Losing Baghdad


Reading this excellent report in USA Today is truly sobering. The Maliki government obviously has little power to restrain Shiite militias, who are slowly taking over the entire capital city. The Maliki government may actually be complicit in some of this:

U.S.-led raids often must be approved in advance by Iraqi leaders. This month, a unit in Baghdad got a tip about a torture chamber for Shiite death squads, but a planned raid needed clearance from the Iraqi side, said Capt. Kevin Salge, a company commander whose unit received the tip.

Several days passed before approval came through. By the time U.S. troops conducted a nighttime raid on the two-story building, it was largely abandoned, he said.

They were tipped off by the people who are supposed to be helping us. The ethnic cleansing is accelerating:

The Mahdi Army is brutal in pursuit of its goals, [Sgt. 1st Class Jeff Nelson, an intelligence analyst with the U.S. Army's 1st Battalion, 23rd Infantry Regiment, based in Baghdad] said. Large red X's are painted on the sides of houses the militia wants vacated, he said. Residents know they have a few days to leave before their houses are firebombed.

The Mahdi Army has used the tactic to clear entire clans from neighborhoods and to empty the neighborhoods of rivals, he said... "They've infiltrated every branch of public service and every political office they could get their hands on," Nelson said. "As soon as the U.S. leaves, they'll be able to dominate the area with key citizens, key positions, key offices. They'll pretty much have the lay of the land."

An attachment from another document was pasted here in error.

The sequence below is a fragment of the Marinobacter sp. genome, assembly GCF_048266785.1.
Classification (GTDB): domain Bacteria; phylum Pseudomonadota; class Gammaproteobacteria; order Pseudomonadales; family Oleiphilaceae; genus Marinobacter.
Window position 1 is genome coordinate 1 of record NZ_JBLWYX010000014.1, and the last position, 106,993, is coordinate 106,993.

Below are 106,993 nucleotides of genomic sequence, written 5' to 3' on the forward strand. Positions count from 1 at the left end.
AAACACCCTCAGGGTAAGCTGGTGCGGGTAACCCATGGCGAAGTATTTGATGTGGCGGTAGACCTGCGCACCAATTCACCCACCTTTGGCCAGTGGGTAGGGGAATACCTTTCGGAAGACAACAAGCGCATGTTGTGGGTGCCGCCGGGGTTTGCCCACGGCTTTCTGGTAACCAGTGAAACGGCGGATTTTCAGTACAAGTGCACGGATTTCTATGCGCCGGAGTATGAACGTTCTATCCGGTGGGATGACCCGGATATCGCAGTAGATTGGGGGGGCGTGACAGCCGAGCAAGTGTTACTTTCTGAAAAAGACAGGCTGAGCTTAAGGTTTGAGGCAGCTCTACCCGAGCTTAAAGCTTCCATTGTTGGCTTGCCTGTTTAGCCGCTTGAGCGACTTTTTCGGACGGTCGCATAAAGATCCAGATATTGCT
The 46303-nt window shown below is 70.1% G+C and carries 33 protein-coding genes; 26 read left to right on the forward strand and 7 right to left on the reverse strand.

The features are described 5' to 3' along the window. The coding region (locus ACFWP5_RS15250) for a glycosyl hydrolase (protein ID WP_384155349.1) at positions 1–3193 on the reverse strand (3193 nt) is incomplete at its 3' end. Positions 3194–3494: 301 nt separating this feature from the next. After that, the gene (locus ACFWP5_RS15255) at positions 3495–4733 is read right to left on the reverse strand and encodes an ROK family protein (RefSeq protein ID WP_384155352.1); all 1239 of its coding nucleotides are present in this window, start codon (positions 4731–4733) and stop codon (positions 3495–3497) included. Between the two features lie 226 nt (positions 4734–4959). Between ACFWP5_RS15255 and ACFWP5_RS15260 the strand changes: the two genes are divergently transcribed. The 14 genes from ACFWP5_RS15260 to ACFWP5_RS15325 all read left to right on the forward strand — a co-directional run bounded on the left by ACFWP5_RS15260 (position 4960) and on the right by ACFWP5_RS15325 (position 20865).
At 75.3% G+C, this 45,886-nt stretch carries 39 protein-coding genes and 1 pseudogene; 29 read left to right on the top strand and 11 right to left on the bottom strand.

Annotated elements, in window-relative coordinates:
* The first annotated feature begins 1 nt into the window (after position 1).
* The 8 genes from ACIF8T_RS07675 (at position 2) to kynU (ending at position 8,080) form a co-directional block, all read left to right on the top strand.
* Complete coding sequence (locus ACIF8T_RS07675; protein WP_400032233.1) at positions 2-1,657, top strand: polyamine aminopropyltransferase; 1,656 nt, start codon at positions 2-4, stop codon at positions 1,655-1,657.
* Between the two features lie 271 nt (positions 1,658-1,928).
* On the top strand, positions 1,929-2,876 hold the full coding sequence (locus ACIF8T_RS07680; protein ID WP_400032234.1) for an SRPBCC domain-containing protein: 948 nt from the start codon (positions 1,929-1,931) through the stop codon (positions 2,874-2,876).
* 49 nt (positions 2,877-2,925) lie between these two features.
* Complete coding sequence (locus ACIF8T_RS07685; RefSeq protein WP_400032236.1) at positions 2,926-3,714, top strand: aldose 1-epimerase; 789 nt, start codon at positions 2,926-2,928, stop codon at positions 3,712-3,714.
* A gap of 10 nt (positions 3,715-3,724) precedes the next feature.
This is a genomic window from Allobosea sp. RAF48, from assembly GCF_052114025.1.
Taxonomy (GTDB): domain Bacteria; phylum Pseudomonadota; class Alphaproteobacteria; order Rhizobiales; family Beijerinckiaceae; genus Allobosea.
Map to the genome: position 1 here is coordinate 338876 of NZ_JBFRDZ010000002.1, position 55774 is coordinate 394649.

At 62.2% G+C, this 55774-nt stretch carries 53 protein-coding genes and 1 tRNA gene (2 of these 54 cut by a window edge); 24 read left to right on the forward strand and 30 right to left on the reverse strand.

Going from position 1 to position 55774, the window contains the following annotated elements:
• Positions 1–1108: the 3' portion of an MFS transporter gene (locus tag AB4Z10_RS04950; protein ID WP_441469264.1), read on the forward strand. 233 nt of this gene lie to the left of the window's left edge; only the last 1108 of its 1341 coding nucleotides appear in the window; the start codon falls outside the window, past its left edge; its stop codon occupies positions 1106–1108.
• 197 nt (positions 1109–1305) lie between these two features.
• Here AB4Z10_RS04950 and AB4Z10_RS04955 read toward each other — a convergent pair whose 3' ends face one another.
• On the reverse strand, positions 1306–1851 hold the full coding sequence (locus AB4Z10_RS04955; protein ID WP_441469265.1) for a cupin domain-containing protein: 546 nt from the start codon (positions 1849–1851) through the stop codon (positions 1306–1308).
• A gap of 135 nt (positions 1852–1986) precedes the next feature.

More troops won't help. We already have 60,000 in the capital. Nelson explains: "To fight these extrajudicial killings effectively, we need to be embedded, almost one to one, with the Iraqi security forces." In other words, you have to saturate a city's entire police and military, one on one, and fight vicious urban guerrilla warfare for years and years.

Before the war, many of us feared that a battle for Baghdad would entail enormous losses in dangerous terrain before victory. We thought in the early days we had somehow avoided it by the lightning invasion plan. It turns out, because of our inability to restore order immediately and capture the window of opportunity at the start, that the battle for Baghdad is only now truly beginning. And it could last years, with fast-eroding civilian support, and the likelihood of eventual defeat. This is the grim reality we now have to face. And it would be good if we faced it now - before the election - than after.

(Photo: Yuri Kozyrev for Time.)